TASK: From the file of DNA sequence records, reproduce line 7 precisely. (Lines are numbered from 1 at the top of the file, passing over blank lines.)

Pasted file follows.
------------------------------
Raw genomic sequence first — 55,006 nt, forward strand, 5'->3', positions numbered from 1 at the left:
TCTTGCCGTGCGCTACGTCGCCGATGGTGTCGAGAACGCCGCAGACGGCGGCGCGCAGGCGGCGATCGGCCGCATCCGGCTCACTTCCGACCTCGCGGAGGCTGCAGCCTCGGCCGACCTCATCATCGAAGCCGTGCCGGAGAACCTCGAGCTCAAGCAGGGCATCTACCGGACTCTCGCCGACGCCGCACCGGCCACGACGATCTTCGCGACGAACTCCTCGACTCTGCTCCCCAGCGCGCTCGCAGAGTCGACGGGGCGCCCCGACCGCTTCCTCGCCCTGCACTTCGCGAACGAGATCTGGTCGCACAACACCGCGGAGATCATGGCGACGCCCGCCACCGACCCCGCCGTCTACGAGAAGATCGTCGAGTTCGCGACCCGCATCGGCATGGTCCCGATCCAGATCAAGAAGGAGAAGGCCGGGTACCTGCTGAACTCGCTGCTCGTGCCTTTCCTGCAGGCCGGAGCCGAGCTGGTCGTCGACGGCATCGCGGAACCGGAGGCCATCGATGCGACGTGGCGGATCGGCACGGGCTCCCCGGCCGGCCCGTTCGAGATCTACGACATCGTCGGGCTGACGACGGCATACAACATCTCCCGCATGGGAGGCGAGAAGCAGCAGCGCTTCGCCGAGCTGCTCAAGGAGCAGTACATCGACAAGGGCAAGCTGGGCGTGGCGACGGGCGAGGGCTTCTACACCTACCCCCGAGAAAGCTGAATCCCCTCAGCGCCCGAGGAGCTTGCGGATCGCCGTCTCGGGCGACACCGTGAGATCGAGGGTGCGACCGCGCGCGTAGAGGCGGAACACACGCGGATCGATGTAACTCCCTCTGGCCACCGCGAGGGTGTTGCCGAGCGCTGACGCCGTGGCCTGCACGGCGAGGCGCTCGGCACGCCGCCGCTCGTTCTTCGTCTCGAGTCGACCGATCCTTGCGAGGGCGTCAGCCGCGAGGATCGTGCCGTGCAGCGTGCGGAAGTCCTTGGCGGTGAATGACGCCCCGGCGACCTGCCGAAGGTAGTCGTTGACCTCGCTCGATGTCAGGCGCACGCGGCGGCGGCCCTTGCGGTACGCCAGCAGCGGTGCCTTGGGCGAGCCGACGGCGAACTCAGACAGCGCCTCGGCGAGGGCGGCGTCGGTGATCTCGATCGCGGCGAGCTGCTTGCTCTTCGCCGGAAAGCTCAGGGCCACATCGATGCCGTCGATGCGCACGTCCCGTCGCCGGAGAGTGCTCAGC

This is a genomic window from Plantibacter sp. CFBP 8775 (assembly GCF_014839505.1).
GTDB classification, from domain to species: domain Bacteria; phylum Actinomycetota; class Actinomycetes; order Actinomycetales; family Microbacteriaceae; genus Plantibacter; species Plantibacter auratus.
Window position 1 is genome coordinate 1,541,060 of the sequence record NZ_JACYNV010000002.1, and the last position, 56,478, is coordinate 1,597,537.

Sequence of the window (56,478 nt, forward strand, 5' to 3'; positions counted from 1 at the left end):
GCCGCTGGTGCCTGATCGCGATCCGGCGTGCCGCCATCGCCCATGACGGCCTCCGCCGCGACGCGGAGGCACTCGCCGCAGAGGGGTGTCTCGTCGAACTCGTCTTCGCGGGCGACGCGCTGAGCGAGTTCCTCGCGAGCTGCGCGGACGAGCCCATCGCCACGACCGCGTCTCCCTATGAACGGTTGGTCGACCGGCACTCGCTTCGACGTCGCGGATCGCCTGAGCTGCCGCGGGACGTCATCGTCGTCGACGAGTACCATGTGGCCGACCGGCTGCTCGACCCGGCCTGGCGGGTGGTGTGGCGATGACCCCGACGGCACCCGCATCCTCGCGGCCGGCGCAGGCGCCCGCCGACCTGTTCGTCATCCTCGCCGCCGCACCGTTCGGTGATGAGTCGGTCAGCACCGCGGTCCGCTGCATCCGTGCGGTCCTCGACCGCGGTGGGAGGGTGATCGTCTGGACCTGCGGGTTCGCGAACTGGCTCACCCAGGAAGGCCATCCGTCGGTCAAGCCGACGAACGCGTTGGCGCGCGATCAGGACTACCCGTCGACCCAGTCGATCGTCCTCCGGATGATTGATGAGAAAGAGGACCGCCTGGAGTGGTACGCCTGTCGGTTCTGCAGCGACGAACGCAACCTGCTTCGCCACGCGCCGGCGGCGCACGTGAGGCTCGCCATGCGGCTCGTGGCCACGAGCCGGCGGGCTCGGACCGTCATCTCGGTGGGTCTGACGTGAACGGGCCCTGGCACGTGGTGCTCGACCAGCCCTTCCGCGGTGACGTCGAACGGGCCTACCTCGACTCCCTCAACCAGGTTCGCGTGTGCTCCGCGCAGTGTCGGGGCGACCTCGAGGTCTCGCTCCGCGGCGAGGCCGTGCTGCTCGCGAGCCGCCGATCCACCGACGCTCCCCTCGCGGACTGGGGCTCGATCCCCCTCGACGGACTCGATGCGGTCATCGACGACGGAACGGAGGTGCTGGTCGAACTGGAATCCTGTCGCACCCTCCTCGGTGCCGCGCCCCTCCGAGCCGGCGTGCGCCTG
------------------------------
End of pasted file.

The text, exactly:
GCCGCTGGTGCCTGATCGCGATCCGGCGTGCCGCCATCGCCCATGACGGCCTCCGCCGCGACGCGGAGGCACTCGCCGCAGAGGGGTGTCTCGTCGAACTCGTCTTCGCGGGCGACGCGCTGAGCGAGTTCCTCGCGAGCTGCGCGGACGAGCCCATCGCCACGACCGCGTCTCCCTATGAACGGTTGGTCGACCGGCACTCGCTTCGACGTCGCGGATCGCCTGAGCTGCCGCGGGACGTCATCGTCGTCGACGAGTACCATGTGGCCGACCGGCTGCTCGACCCGGCCTGGCGGGTGGTGTGGCGATGACCCCGACGGCACCCGCATCCTCGCGGCCGGCGCAGGCGCCCGCCGACCTGTTCGTCATCCTCGCCGCCGCACCGTTCGGTGATGAGTCGGTCAGCACCGCGGTCCGCTGCATCCGTGCGGTCCTCGACCGCGGTGGGAGGGTGATCGTCTGGACCTGCGGGTTCGCGAACTGGCTCACCCAGGAAGGCCATCCGTCGGTCAAGCCGACGAACGCGTTGGCGCGCGATCAGGACTACCCGTCGACCCAGTCGATCGTCCTCCGGATGATTGATGAGAAAGAGGACCGCCTGGAGTGGTACGCCTGTCGGTTCTGCAGCGACGAACGCAACCTGCTTCGCCACGCGCCGGCGGCGCACGTGAGGCTCGCCATGCGGCTCGTGGCCACGAGCCGGCGGGCTCGGACCGTCATCTCGGTGGGTCTGACGTGAACGGGCCCTGGCACGTGGTGCTCGACCAGCCCTTCCGCGGTGACGTCGAACGGGCCTACCTCGACTCCCTCAACCAGGTTCGCGTGTGCTCCGCGCAGTGTCGGGGCGACCTCGAGGTCTCGCTCCGCGGCGAGGCCGTGCTGCTCGCGAGCCGCCGATCCACCGACGCTCCCCTCGCGGACTGGGGCTCGATCCCCCTCGACGGACTCGATGCGGTCATCGACGACGGAACGGAGGTGCTGGTCGAACTGGAATCCTGTCGCACCCTCCTCGGTGCCGCGCCCCTCCGAGCCGGCGTGCGCCTG